The SEP also includes forecasts on inflation, GDP and unemployment rates.

Inflation forecasts for 2022 were revised up substantially. The September SEP had a 2022 forecast for Core PCE at 2.3%. That was increased to 2.7%. The Fed still thinks that inflation won’t remain elevated. For 2023, it forecasts the Core PCE to fall to 2.3%. That’s just a little above the September forecast of 2.2%. For 2024, the forecast for Core PCE is 2.1%, which is the same as the September forecast. This explains why the Fed doesn’t intend to hike rates to 2006 levels. If 2023 and 2024 inflation surprises the Fed like it did this year, there’s a chance the Fed could return to the rates that we saw in 2006. Of course, that depends on the economy remaining strong.

Regarding the strength of the economy, the Fed is forecasting a strong 2022. Its GDP forecast for 2022 is 4.0%, up from 3.8% forecasted in September. However, its GDP forecast for 2023 declined from 2.5% in September to 2.2%. If the economy evolves like the Fed is forecasting in the next couple of years, rate increases may look similar to 2017 and 2018.

Future FOMC Meetings

The first three 2022 FOMC meetings are scheduled for January 25-26, March 15-16, and May 3-4. The March meeting will include the Summary of Economic Projections.

Treasury Yield Changes

The change in the Fed’s dot plot with three rate hikes forecasted for 2022 appeared to have some minor impacts on Treasury yields today. Treasury yields with terms from one to 30 years increased two to four basis points. It’s interesting to see how yields have changed since the last Fed meeting. Substantial yield increases occurred on terms from six months to five years. The 2-year yield had the largest gain, rising 22 bps since the November meeting. For the long-term Treasury notes and bonds, yields had a substantial decline with the 10-year falling 13 bps and the 30-year falling 14 bps. With the surge in inflation, one would think we wouldn’t see these yield declines. There is a good discussion of this odd condition in this A Wealth of Common Sense blog post.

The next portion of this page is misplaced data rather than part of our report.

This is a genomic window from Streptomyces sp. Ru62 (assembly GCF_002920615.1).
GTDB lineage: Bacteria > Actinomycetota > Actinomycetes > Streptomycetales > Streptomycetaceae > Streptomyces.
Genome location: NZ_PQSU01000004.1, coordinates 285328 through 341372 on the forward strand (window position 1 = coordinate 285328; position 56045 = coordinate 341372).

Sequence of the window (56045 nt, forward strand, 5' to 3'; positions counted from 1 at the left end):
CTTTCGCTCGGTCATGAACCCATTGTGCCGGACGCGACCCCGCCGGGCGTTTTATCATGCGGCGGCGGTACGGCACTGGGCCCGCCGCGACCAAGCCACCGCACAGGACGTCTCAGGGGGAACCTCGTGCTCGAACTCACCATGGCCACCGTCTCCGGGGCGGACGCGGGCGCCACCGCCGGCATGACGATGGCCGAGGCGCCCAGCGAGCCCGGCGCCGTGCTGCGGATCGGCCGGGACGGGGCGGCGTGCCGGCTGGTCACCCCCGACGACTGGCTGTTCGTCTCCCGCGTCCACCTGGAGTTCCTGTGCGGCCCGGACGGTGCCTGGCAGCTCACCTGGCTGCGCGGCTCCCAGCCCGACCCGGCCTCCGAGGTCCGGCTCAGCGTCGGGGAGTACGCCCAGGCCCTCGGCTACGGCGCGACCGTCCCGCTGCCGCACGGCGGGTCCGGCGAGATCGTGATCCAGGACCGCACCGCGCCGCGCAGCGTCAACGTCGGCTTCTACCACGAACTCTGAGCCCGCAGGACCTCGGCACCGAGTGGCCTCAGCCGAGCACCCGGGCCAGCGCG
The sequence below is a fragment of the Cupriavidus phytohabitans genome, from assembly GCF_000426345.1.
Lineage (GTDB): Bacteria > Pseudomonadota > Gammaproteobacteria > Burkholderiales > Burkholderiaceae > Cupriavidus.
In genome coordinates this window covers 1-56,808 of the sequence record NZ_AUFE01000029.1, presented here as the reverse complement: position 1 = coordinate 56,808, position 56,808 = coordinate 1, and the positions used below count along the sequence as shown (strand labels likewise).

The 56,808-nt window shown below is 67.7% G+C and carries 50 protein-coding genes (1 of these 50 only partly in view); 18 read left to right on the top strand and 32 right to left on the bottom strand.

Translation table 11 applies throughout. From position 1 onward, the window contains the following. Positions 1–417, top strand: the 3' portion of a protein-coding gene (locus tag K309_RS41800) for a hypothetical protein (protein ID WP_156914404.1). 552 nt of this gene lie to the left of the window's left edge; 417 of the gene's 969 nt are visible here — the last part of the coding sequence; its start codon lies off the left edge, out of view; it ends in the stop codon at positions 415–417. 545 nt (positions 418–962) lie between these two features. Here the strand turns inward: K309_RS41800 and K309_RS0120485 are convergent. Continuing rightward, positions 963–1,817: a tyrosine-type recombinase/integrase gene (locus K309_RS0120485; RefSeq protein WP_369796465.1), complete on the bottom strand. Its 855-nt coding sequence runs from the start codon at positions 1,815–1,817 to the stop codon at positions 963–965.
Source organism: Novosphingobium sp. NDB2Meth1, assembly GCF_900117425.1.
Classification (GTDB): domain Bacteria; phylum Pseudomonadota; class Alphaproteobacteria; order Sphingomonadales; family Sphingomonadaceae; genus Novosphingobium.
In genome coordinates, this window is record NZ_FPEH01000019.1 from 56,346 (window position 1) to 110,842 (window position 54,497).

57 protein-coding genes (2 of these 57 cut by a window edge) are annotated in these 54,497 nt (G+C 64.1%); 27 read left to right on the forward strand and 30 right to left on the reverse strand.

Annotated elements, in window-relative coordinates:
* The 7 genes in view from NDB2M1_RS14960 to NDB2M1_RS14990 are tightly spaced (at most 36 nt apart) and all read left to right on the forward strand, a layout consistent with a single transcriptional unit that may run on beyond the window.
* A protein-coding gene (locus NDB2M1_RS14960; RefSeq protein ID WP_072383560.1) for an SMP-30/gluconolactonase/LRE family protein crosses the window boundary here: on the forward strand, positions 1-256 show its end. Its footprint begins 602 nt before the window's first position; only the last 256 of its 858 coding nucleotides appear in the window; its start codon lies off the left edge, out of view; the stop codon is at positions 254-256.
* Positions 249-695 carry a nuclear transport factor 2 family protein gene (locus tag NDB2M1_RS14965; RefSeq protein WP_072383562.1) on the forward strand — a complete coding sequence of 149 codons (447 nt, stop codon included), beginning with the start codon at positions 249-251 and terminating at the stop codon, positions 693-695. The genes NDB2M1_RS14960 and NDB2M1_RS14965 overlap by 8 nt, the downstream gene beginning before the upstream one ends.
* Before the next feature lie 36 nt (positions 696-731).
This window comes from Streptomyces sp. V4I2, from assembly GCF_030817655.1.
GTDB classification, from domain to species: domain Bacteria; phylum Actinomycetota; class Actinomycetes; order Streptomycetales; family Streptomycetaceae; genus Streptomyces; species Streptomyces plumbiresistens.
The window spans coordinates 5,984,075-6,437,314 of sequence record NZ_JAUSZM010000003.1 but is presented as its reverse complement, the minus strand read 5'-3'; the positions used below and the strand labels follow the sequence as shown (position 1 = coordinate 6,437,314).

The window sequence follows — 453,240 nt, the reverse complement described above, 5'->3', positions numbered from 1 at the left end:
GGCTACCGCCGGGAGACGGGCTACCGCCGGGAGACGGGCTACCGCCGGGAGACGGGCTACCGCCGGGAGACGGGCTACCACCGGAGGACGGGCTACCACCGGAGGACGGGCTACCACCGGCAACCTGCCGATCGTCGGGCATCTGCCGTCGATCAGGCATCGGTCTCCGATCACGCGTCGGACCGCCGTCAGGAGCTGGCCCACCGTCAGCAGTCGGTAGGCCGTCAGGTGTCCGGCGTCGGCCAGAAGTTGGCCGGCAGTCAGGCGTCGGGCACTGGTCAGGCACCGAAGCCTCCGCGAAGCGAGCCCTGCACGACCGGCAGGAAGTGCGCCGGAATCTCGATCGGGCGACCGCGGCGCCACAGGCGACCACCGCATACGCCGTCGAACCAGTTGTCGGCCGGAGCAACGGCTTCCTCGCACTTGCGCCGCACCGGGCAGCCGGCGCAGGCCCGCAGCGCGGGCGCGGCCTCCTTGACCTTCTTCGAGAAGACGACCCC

The following yields are from the Treasury website.

  • Nov 3rd (last mtg) → Dec 14 → Dec 15
  • 1-mo: 0.05% → 0.02% → 0.03%
  • 3-mo: 0.05% → 0.05% → 0.05%
  • 6-mo: 0.07% → 0.13% → 0.13%
  • 1-yr: 0.17% → 0.26% → 0.29%
  • 2-yr: 0.47% → 0.67% → 0.69%
  • 5-yr: 1.19% → 1.23% → 1.26%
  • 10y: 1.60% → 1.44% → 1.47%
  • 30y: 2.00% → 1.82% → 1.86%

Future Deposit Rates

If there are three Fed rate hikes in 2022, we may start to see some online savings account rate hikes in late 2022. It definitely appears that rate increases will come faster this time compared to the last zero rate cycle when the Fed did a one-year pause of rate hikes after liftoff in December 2015. Of course, if the economy has troubles, the Fed won’t think twice about pushing out future rate hikes. That is what happened in 2016.

When the Fed finally started to regularly hike rates in 2017, we saw some online savings account rate hikes. So it’ll probably take at least three or four Fed rate hikes (assuming 25-bp rate hikes) before we see widespread online savings account rate hikes. It may take longer this time due to the record high levels of deposits at banks.

Online CD rates have already started to increase. In November, the average online 5-year CD rate increased 15 bps (to 0.86%), and the average online 1-year CD rate increased 3 bps (to 0.51%). I think these small rate increases will likely continue as long as multiple Fed rate hikes appear likely in 2022. However, I don’t think we’ll see large CD rate increases until the Fed has hiked rates multiple times.

If high inflation does force the Fed to be more aggressive with rate hikes, there’s a question about how that will impact the economy. I worry about this negatively impacting the markets and the economy due to the economy’s dependence on debt and ultra-easy monetary policy. If a fast and large increase in rates results in a recession, high rates may not last long.

Strategies for Savers to Maximize Cash Yield

A combination of I Bonds, high-yield reward checking accounts, and CDs with mild early withdrawal penalties will likely generate yields much higher than the best online savings accounts.

I Bonds and high-yield reward checking accounts will allow you to earn much higher yields than the yields from today’s online savings accounts. Reward checking offers a high degree of liquidity, but I Bonds lack liquidity for the first year of the purchase. So it’s best not to depend entirely on I Bonds for your savings. There’s also a 3-month interest penalty when I Bonds are redeemed during the first five years, but that’s a small penalty when compared to CDs.